Train blamed for two field fires

Published 6:18 am Tuesday, June 24, 2008

By Staff
Evans Road blaze continues to burn
Staff Writer
There is no rest for the weary. Two field fires broke out Monday in Beaufort County while nearly 300 state and local firefighters continue to fight a massive wildfire in neighboring counties. While that fire was caused by a lightning strike, Monday’s fires are thought to have been sparked by a passing locomotive.
A train that rolled through Beaufort County on Monday afternoon may have sparked two fields fires in northern Beaufort County, one of which was clearly visible from Slatestone Road.
The GP9 deisel/electric locomotive was heading north with a load of cars bound for Belhaven and Plymouth, according to Virgil Holman, general manager of Coastal Carolina Railway. The railroad company was contacted by law-enforcement officers that responded to the scene.
Trains pass through Beaufort County two or three times each week, but none have ever sparked fires, according to Holman.
The railroad company dispatched a mechanic to investigate the incident and to check on the rail cars, a move to “try to assure us that it was not the train that set it,” Holman said.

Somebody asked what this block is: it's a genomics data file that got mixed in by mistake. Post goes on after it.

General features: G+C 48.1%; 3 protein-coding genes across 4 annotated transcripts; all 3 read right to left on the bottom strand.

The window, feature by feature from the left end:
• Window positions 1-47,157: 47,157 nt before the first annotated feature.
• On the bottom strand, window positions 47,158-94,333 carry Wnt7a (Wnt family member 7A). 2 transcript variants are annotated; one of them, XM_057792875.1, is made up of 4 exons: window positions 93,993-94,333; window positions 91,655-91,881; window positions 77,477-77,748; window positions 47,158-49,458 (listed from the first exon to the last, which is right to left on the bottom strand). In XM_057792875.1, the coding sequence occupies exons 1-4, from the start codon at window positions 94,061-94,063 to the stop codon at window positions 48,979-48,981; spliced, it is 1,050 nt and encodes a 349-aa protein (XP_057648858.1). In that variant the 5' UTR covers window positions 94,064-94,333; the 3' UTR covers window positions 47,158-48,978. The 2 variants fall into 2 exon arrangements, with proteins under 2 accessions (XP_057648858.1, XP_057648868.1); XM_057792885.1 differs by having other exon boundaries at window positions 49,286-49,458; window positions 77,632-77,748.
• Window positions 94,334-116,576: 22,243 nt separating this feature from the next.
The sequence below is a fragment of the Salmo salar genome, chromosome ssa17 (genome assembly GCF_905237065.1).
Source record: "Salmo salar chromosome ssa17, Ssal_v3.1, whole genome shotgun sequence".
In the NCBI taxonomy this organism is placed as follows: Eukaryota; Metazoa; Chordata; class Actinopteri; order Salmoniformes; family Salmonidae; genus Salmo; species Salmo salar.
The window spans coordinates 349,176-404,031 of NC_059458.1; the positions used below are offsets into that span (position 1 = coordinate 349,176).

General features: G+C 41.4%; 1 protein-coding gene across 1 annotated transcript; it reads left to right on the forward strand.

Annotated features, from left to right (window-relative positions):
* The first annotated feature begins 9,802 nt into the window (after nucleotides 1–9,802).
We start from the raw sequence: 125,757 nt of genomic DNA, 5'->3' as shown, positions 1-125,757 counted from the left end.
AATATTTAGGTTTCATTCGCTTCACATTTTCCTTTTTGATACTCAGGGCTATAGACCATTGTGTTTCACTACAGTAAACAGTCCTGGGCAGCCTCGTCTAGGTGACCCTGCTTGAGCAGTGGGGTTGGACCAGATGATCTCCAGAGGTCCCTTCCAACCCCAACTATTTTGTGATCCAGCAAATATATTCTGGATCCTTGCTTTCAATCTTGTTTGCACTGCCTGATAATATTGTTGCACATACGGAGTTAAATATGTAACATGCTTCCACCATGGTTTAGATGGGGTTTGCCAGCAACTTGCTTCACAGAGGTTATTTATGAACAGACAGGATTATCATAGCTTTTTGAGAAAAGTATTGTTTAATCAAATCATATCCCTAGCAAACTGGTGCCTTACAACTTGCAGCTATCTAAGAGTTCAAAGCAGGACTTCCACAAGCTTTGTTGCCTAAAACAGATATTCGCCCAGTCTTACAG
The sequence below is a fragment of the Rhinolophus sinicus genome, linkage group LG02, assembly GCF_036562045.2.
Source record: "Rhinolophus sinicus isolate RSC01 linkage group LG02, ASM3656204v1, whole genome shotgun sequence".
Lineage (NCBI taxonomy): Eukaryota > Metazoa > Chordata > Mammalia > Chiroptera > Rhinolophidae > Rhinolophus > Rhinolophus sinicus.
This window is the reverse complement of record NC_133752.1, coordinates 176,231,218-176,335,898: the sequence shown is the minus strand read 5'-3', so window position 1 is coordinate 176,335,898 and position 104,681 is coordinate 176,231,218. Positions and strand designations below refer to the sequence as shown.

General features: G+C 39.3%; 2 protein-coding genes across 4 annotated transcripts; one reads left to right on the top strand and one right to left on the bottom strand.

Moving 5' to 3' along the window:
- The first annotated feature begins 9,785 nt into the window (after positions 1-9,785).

Members of the N.C. Forest Service responded with tractor/plow units to dig fire breaks around the fires.
Meanwhile, the Evans Road fire in Hyde, Tyrrell and Washington counties continued to burn despite two inches of rain having fallen on portions of the blaze Sunday. The 41,060-acre fire remained 75 percent contained Monday, though the N.C. Forestry Service team battling the blaze has been scaled back to 273 people, according to reports Monday from the forestry service.
Crews standing by on containment lines along the fire’s perimeter reported fewer flare-ups over the past two days, according to Brown. But, the threat of increased fire activity remains and could be compounded if drier, windier weather conditions return.
A burning ban remains in effect for Hyde, Washington, Tyrrell and Beaufort counties and other counties in southeastern North Carolina. A fire-prevention team comprised of members of several state and local agencies will be working in northeastern North Carolina to inform people about the dry conditions and risk of fires as we approach the July 4 holiday.
Fireworks planned for Washington’s Summer Festival were canceled as a result of the burning ban. It was not immediately clear if fireworks displays scheduled for Fourth of July celebrations in eastern North Carolina will be affected by the burning ban.